- From the Newsroom
- In the Media
President Jordan Discusses Long-Haul Implications of COVID-19 on Education During Leadership Southern Maryland’s Executive Program
President Jordan Discusses Long-Haul Implications of COVID-19 on Education During Leadership Southern Maryland’s Executive Program Michael Bruckler December 09, 2021 - 2:02 pm December 09, 2021 On December 2, St. Mary’s College of Maryland President Tuajuanda C. Jordan participated in the Leadership Southern Maryland (LSM) Class of 2022’s fourth of nine educational sessions for the LSM Executive Program held at St. Charles High School in Waldorf, Maryland. President Jordan participated in a panel discussion on the long-haul implications of COVID-19 on education. Participants also included the superintendents from Calvert, Charles, and St. Mary’s counties, as well as the president of College of Southern Maryland and the executive director of University System of Maryland at Southern Maryland. The discussion included critical topics such as school funding, teacher retention, and how community members can better support education. LSM is an independent, educational leadership development organization designed to broaden the knowledge base of current and emerging leaders about the critical issues, challenges, and opportunities facing the region. Its flagship Executive Program is a nine-month, tuition-based program that educates and inspires a diverse group of mid- to upper-level executive leaders creating opportunities for collaborations and partnerships impacting the community needs of Calvert, Charles, and St. Mary’s counties ensuring a cross-section of the region including diversity of geographic location, profession, ethnicity, and gender.
President Tuajuanda C. Jordan Published in Social Innovations Journal
President Tuajuanda C. Jordan Published in Social Innovations Journal Michael Bruckler December 03, 2021 - 2:02 pm December 03, 2021 President Tuajuanda C. Jordan has published an article titled, “Can We Be Better Allies and Advocates? A Roadmap for Institutions to Challenge Systemic Racism” in the most recent issue of the Social Innovations Journal (SIJ). President Jordan’s article explores the difference between ally-ship and advocacy, defines systemic racism through the lens of institutions of higher education, and offers a roadmap for social impact sector organizations of all kinds to address the challenges for people of color, women and students. According to the website, SIJ is dedicated to social innovators and entrepreneurs who work at the cross section between the private sector, government, and not-for-profits and aligns them toward collective social impact goals and public policy. SIJ chronicles social innovations and enterprises addressing the world’s most challenging issues surrounding social policy, leadership, human capital, and systems. In collaboration with government, philanthropy, not-for-profits and universities, the Journal bridges formal research and real-life experience. SIJ has published more than 1,000 articles written by practitioners over the past 10 years. President Jordan’s article can be accessed online.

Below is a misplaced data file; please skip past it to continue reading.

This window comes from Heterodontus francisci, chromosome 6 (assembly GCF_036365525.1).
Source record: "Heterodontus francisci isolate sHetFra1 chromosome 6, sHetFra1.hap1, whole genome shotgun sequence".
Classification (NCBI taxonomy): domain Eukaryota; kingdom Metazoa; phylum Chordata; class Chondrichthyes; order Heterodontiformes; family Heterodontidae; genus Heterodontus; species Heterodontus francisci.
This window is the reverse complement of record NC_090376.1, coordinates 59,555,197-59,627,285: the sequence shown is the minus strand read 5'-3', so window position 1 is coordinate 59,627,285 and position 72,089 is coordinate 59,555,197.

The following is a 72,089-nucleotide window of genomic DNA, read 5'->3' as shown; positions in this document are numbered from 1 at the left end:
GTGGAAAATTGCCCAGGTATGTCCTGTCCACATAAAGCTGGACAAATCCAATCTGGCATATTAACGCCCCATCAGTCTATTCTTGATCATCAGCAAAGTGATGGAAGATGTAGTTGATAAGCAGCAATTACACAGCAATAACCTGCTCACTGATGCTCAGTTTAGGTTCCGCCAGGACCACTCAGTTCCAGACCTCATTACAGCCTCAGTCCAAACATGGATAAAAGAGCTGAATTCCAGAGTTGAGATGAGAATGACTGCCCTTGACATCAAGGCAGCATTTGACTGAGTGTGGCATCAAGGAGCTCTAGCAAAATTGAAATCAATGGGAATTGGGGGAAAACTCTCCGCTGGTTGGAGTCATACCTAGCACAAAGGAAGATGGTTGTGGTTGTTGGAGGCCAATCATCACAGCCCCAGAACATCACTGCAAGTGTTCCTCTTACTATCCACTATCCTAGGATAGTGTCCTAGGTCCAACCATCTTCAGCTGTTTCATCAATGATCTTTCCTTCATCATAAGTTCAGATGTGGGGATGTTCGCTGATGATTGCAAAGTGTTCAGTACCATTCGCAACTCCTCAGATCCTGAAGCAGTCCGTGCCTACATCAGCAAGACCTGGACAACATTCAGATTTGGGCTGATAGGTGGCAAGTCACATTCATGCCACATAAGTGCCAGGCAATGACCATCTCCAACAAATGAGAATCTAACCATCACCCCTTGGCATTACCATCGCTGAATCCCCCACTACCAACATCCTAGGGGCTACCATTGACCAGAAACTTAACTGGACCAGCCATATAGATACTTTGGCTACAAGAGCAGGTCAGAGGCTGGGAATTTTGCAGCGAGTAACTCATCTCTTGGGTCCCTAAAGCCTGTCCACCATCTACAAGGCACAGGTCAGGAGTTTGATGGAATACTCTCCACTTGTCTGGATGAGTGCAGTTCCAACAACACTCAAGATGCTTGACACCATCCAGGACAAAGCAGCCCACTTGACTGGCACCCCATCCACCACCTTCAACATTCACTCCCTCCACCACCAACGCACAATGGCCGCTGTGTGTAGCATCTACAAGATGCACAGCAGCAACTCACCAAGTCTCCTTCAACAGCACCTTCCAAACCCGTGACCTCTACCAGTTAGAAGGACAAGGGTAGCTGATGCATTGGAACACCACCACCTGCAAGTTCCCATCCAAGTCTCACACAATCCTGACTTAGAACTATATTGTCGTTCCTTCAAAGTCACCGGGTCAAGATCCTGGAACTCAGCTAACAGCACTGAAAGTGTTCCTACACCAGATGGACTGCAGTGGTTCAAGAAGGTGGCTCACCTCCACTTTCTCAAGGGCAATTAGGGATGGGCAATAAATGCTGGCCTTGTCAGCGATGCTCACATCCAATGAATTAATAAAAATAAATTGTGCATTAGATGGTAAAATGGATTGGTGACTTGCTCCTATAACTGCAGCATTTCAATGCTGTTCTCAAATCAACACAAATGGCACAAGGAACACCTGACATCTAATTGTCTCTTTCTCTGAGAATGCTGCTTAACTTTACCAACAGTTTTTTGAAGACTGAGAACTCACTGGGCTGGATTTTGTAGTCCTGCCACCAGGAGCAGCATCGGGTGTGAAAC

President Jordan Featured on Black News Channel’s “AMplified with Aisha Mills” Nov. 30, 7 p.m.
President Jordan Featured on Black News Channel’s “AMplified with Aisha Mills” Nov. 30, 7 p.m. Michael Bruckler November 29, 2021 - 10:22 am November 29, 2021 St. Mary’s College of Maryland President Tuajuanda C. Jordan is a featured guest on “AMplified with Aisha Mills,” discussing the Commemorative to Enslaved Peoples of Southern Maryland during the episode which looks back at the last year of controversies and discussions of Confederate monuments and memorials, and how the country can reckon with the history of slavery and the Confederacy. The episode featuring President Jordan will air on Tuesday, November 30 from 7 – 8 p.m. on Black News Channel, which is available to view on most major cable and satellite providers: https://bnc.tv/how-to-watch/ Hosted by political strategist and social impact advocate Aisha Mills, “AMplified” shines a spotlight on the personal side of politics and the policies impacting Black and Brown America.